My brother-in-law unexpectedly turned up from Hokitika on Friday night, on his motorbike. This wasn't a problem: I like Steve, even though we have little in common -- he repairs machinery, I can barely hold a spanner -- and it was a nice surprise to see him for the first time in several years.
Naturally, we got him out to see a bit of the city on a lovely weekend. The first trip was a visit to Motat, which I skipped and which was, even given his mechanical bent, apparently a fairly dispiriting experience. The place really needs a major rethink.
The next morning, though, I took him to Avondale Markets. It's easy to forget what a sprawling, teeming spectacle the place is for anyone who hasn't been, let alone a stranger to the city. He walked alongside me marvelling at the multitude of faces and languages, the fake sunglasses and interesting piles of junk, the strange fruit on sale in the crowded lanes.
There's nowhere else in the country this could happen -- except for Otara, at southern end of the super city. It's an evolving, self-sustaining marvel. Go, Auckland.
There was much more Auckland to be had. On Saturday, I joined some friends at Nixon Park in Kingsland, for the revived Phoenixfest, which was headlined by a reunited Opensouls and flocked by Auckland's funk tribe -- listeners to BaseFM and George FM, mostly -- and their children.
At a time when it sometimes seems the council's compliance arm is intent on shutting down fun as enthusiastically as ATEED wants to tell us how much fun there is to be had in the city, this was an agreeably relaxed event. People danced, basked in the sun or sat in the shade with a few drinks, while Chip Matthews laid down the the afternoon's pulse. Tyra and the Tornadoes belted out a version of Aretha's 'Rock Steady' that made my heart sing.
I didn't really want to leave, but I had to, in order to quickly make dinner so Fiona and I could get along to Q Theatre for the premiere of Part One of Silo Theatre's production of Angels in America, Tony Kushner's epic, sometimes surreal, story of the age of Reagan and the AIDS plague.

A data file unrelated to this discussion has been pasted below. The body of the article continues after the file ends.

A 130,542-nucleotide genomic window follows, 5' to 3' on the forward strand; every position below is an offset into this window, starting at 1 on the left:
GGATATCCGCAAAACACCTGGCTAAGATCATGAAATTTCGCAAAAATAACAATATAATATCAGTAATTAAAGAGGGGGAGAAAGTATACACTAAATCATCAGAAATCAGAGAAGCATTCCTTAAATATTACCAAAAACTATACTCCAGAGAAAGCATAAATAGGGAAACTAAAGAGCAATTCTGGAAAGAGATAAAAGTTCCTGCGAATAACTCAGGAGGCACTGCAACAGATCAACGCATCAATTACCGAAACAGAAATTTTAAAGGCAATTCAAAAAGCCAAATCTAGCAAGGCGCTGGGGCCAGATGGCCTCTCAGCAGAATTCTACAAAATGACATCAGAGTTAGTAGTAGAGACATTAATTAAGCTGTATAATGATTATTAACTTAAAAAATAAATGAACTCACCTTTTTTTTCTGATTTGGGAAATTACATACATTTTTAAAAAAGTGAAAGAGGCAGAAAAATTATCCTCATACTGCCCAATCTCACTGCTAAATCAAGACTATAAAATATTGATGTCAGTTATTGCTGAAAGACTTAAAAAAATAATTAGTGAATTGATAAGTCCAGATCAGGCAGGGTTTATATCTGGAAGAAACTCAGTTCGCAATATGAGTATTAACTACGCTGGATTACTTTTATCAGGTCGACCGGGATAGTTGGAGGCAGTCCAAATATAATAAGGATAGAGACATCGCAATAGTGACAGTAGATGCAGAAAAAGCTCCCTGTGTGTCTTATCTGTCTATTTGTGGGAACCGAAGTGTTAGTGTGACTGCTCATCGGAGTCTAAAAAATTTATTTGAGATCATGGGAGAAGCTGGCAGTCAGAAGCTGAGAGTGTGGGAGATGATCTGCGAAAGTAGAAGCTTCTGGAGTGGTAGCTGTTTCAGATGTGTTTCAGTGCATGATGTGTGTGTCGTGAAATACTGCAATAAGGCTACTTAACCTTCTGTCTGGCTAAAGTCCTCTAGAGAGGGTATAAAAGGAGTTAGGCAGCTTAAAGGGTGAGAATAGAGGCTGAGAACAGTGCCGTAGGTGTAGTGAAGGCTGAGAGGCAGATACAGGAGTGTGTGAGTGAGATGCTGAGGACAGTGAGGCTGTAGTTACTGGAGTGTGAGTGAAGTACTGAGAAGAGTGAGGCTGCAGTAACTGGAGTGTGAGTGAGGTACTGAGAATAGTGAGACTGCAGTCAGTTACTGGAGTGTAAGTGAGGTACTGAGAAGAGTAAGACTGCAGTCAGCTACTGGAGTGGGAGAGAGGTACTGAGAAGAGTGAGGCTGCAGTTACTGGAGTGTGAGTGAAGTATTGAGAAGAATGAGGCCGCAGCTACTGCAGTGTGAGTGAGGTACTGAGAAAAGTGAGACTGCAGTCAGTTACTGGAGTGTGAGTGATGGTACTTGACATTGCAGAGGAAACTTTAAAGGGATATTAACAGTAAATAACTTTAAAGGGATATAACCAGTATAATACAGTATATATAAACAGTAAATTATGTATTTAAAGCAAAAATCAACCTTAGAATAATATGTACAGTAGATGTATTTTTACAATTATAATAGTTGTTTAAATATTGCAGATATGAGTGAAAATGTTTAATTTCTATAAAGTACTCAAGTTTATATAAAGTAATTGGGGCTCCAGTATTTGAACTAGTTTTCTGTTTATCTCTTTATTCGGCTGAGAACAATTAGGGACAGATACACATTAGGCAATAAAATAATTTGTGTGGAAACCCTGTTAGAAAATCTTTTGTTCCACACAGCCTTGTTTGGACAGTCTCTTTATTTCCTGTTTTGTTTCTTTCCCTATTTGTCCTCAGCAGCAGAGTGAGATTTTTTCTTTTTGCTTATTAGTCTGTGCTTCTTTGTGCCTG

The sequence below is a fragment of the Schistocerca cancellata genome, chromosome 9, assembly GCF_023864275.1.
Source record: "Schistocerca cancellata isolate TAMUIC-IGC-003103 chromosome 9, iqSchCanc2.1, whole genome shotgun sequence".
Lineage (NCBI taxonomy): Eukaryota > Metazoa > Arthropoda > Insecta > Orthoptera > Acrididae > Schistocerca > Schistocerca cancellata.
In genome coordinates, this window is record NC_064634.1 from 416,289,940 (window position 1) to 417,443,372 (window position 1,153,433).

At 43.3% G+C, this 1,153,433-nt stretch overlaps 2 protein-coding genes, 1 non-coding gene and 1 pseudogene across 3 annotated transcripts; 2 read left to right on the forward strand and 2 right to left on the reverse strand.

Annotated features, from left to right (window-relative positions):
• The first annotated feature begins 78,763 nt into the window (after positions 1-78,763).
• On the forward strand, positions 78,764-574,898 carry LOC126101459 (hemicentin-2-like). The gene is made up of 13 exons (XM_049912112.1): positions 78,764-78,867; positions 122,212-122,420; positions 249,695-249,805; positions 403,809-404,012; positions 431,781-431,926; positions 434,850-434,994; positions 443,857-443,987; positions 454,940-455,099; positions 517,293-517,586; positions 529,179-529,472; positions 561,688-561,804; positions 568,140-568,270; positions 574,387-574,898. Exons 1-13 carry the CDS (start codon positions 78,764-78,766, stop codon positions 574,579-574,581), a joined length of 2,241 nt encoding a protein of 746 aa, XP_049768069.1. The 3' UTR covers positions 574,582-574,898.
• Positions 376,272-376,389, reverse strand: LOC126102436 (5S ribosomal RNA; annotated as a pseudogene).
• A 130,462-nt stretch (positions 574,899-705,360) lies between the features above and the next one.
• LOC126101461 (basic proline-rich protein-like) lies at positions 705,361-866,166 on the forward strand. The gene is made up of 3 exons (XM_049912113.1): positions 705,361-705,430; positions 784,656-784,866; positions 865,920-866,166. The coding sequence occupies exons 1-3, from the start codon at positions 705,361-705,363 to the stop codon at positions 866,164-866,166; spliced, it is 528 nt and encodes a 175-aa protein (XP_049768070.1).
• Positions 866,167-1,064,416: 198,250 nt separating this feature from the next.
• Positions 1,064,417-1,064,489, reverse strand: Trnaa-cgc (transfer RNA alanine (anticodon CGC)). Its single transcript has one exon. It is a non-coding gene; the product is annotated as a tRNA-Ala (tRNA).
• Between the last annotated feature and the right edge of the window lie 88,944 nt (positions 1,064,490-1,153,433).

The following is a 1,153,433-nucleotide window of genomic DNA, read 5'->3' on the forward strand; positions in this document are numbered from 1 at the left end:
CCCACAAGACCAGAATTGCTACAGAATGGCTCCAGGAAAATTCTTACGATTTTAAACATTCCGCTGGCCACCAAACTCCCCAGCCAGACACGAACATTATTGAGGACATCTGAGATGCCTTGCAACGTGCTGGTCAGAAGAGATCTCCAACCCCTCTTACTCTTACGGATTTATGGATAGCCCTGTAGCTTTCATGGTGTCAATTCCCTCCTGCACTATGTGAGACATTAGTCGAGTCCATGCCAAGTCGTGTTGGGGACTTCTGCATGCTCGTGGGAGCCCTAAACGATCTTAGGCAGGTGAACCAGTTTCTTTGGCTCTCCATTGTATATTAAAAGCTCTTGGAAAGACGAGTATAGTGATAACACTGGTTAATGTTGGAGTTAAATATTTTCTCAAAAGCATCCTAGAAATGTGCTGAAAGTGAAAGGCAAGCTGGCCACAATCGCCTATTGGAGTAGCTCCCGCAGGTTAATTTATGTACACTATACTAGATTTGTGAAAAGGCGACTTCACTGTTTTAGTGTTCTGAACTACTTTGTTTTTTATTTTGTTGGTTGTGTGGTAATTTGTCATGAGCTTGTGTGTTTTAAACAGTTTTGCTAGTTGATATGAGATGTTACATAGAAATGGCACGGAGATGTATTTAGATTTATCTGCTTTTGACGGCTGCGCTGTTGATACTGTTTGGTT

The production's preview night on Friday had been cancelled for "technical" reasons and I wondered whether what has been widely billed as a big production had turned out to be just a bit too big. But, no. It was a triumph.
The technical elements of the production weren't all chucked out at once, but built subtly and purposefully towards a full-noise climax, in keeping with the arc of the drama, rather than dictating it. The whole seemed more measured and assured than an opening-night performance had a right to be -- and at no point in a show of more than three hours' duration did the show seem to lose that purpose.
Of the performances, Stephen Lovatt's bluff, coarse Roy Cohn, Dan Musgrove's anxious, burbling Louis Ironson and Gareth Reeves' Prior Walter, sliding into the predations of the disease, stood out for me.
As Metro's Frances Edmonds writes in her review, it was "a remarkable evening in the theatre." We're going for Part Two next week and I greatly look forward to that. In the meantime, you should think about buying a ticket.
When we got home from Q, I couldn't sleep, so I watched the Blues' uninspiring victory over the Cheetahs. A win's a win, but whatever atmosphere there was at the the ground certainly didn't make it through the broadcast coverage. I think I was definitely better off at the theatre.
Sunday was the markets and -- yes, it's still possible! -- a swim on the 1pm high tide down at Point Chevalier beach. It wasn't crowded and many of those there were the traditional elderly stalwarts from Selwyn Village, but our neighbourhood beach was as much of a delight as ever. Go, Auckland.
On the way, we had the chance to pass the Chev's latest P lab. This one even exploded, doubtless to the great consternation of the occupants of the other half of the fomer state house duplex where it had been operating. The Chev clearly hasn't entirely gentrified.
And then I thought I'd have one more lash and watch Ladi6 play down at Western Springs Park, where Wanderlust, the successful New York-based yoga festival was being staged for the first time. But, confusingly, having been largely free for the day, the festival switched to a $30 paid event at 4pm, when the bars (selling organic wine, naturally) opened. It was a bit baffling and the vibe -- urged along by an annoying MC -- seemed a little odd from outside the fence. But hey, not my tribe.
Elsewhere at the weekend, my friend Andrew Moore put on what seemed like a brilliant event for old-school skaters at the New Lynn bowl and things literally got colourful for Damian Christie out at the Holi Festival in Riverhead.
It seemed like a weekend for it, and it does strike me thatwe've had a few of them this summer. It also strikes me that in most of these events there was some element underwitten, assisted or enabled by local government. At a time when a certain PR person has been running a cynical campaign pitting the dollar interests of the Westpac Rescue Helicopter trust against these forms of community infrastructure, it's as well to recall that a city that couldn't play would be a diminshed place.
So ... how was yours?